Colin Gunton died ten years ago today. He was arguably the finest British theologian of his generation with publications spanning virtually the entire breadth of Christian doctrine. In particular, he made important contributions to contemporary thinking about the doctrines of the Trinity and of creation. Sadly he died before he could write his projected multi-volume systematic theology, so we have to make do with the summary he left in the form of The Christian Faith: An Introduction to Christian Theology.
From 1984 to 1988 I had the privilege of being one of Colin’s research students. I remember a quiet, questioning man who gently probed and raised issues that greatly improved the quality of my work. He was gracious and generous in acknowledging the contributions that his students made to the development of his own learning. For example, when he introduced me to his Doktorvater, Robert Jenson, he made a point of saying how much he had learnt while supervising my thesis (and I recently discovered that he footnoted some of my work in his The Triune Creator).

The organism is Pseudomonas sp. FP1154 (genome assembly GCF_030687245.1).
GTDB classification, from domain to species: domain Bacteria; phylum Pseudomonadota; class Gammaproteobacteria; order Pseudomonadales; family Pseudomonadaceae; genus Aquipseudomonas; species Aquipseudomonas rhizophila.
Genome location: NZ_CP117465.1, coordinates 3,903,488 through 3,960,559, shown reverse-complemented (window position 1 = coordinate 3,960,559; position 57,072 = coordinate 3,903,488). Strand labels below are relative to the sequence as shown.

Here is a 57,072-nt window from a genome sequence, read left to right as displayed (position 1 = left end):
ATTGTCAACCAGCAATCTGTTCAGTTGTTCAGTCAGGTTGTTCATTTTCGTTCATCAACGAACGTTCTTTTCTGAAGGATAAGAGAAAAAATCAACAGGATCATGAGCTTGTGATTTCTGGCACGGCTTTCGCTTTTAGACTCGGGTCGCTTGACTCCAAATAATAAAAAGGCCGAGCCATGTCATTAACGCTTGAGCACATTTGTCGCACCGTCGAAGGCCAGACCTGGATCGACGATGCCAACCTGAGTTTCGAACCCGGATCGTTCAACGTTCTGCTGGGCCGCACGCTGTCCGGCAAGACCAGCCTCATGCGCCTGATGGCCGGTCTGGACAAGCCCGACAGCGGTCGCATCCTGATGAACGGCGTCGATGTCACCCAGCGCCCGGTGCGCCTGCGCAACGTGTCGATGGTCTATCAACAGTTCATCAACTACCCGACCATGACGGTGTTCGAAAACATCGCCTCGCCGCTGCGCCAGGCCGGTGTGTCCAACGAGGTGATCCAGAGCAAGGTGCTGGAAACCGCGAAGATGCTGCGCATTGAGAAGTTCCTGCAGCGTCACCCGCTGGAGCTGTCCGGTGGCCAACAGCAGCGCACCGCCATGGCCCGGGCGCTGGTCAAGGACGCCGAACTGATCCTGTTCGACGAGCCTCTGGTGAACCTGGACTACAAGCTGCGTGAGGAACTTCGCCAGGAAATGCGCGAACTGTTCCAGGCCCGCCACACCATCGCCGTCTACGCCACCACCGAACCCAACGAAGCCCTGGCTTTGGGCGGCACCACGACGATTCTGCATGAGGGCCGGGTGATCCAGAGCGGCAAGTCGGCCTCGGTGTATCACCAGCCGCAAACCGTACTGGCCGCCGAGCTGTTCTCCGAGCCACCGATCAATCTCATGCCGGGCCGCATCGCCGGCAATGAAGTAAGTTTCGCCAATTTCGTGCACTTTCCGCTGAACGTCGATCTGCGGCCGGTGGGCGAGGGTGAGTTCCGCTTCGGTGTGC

In addition to being an academic theologian, Colin was a URC minister and he brought his pastoral concerns to his academic work, caring for his students in practical ways. When, for various reasons, I was looking for part-time work after I had completed my PhD, Colin put me in touch with Lesslie Newbigin. That led to my involvement in The Gospel and Our Culture, a project that had been set up the the former British Council of Churches to explore the implications of Lesslie’s work.
It was a privilege to know him.